I've got a big idea, readers. Why don't we all get together and declare that we've had enough of the same old clichés that lazy Japanese RPG developers like to foist upon us, eh? Just draft up a nice letter, get someone to translate it, and send it off to "All videogame developers, Japan." I'm sure it'll get to someone. And viola! No more amnesiac heroes with a vague but important secret. No more precocious young lads from tiny villages who turn out to be the chosen one. And no more heroes that stand mute, while their companions talk and the plot progresses around them.
Of course, it's entirely possible that Japanese RPG developers might not have any other ideas. Take Custom Robo Arena as a case point. Despite being built around a game system that features robots battling each other, using guns, bombs and all manner of excitingly destructive weapons, the developer, Noise, has wrapped the game with quite possibly the most tedious excuse for a plot I could imagine.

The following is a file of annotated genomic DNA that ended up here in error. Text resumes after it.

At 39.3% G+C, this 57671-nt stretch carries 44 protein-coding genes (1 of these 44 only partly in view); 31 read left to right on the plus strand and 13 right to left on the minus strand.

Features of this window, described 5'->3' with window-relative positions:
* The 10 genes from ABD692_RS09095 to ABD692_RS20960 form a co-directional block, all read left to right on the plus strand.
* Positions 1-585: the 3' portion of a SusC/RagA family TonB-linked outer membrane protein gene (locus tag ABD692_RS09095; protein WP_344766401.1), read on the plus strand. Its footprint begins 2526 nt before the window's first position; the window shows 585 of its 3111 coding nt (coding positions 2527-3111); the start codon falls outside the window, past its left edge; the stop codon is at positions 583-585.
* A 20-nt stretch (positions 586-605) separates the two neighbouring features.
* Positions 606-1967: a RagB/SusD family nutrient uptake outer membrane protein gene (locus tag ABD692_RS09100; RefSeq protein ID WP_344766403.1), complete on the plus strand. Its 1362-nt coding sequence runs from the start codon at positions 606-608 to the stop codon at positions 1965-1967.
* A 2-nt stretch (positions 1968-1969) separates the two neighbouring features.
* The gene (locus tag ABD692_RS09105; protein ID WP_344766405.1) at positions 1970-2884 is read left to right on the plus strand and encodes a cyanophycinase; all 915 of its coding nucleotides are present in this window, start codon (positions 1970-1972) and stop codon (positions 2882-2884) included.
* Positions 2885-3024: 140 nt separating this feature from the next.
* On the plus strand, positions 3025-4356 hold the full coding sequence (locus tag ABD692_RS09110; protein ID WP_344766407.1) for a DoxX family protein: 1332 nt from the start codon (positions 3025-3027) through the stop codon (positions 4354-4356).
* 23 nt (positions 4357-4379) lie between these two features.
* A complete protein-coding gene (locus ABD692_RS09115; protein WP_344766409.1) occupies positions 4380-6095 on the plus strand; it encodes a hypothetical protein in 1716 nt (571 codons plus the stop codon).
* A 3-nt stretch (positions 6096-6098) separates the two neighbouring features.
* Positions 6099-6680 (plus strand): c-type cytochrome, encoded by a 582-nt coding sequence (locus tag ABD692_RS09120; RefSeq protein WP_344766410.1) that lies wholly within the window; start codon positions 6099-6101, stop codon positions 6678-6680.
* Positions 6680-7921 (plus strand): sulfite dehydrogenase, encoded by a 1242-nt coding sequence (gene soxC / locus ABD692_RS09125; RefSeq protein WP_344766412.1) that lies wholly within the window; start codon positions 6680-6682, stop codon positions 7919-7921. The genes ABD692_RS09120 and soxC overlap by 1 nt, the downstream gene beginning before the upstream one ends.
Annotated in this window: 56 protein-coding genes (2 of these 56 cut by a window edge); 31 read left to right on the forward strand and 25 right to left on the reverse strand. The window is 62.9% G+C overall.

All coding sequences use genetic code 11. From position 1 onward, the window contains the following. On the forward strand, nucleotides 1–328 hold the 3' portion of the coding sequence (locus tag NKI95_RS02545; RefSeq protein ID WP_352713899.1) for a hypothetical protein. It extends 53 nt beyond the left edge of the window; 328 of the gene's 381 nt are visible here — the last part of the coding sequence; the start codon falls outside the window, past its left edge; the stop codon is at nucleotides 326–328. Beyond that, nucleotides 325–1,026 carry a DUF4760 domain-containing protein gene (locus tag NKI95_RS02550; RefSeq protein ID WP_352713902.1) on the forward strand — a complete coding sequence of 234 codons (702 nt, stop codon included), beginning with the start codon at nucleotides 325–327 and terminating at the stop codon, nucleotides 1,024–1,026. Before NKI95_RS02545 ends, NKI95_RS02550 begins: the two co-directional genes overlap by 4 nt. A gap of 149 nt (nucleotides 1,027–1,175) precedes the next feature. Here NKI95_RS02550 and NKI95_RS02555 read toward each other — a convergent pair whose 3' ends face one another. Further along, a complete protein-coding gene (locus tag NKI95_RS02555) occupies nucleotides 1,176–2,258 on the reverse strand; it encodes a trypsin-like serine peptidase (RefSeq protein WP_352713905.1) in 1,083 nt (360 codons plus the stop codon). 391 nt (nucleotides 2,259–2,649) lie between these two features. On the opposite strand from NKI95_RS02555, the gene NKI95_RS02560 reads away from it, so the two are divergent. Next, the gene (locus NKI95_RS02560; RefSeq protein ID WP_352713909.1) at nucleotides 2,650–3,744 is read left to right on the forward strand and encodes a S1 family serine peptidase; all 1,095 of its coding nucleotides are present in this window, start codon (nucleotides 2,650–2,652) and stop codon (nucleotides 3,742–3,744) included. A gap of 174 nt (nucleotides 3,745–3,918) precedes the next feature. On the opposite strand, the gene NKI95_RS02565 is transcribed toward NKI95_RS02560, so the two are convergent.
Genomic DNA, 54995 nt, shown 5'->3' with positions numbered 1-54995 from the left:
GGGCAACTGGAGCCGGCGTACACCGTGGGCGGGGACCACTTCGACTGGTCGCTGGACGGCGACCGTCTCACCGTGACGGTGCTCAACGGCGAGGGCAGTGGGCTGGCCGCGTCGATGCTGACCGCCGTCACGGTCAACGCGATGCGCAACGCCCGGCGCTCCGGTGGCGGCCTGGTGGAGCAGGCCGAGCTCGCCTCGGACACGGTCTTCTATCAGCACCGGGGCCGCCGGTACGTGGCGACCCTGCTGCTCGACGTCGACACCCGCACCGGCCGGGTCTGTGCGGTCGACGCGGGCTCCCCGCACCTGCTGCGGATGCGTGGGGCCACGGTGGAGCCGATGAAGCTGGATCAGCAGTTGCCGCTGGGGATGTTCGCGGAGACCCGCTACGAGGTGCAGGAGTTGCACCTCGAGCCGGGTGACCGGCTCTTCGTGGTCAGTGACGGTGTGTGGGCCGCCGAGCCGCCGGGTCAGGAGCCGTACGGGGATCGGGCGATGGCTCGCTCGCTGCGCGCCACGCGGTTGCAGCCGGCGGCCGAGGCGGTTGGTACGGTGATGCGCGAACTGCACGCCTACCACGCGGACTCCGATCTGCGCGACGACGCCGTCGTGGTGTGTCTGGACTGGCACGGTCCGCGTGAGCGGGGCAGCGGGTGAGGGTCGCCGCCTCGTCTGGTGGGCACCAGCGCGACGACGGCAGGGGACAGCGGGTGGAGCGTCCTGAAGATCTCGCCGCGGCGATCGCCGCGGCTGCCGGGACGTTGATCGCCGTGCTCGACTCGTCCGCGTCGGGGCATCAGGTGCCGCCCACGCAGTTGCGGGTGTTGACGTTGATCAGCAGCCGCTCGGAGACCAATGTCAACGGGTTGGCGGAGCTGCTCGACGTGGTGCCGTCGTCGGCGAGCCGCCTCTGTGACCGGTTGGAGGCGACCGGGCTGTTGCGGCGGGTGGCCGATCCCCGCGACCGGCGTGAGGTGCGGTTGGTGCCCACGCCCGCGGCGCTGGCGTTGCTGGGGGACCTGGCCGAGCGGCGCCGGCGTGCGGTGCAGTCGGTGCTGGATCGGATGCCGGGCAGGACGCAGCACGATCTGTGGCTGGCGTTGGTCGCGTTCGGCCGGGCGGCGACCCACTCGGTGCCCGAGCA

For example, the game begins with the main character waking from a dream of foreboding. On his first day at a new school! If we're going to count clichés, that's at least three already. Rolling out of bed onto a pre-packaged pair of sidekicks (one weedy but friendly, the other rambunctious, talkative, has a knack of getting into trouble) within minutes he's the lynchpin of their Custom Robo team, battling all comers on the way to the Robo Cup, where he'll finally become... The best Robo Commander of them all!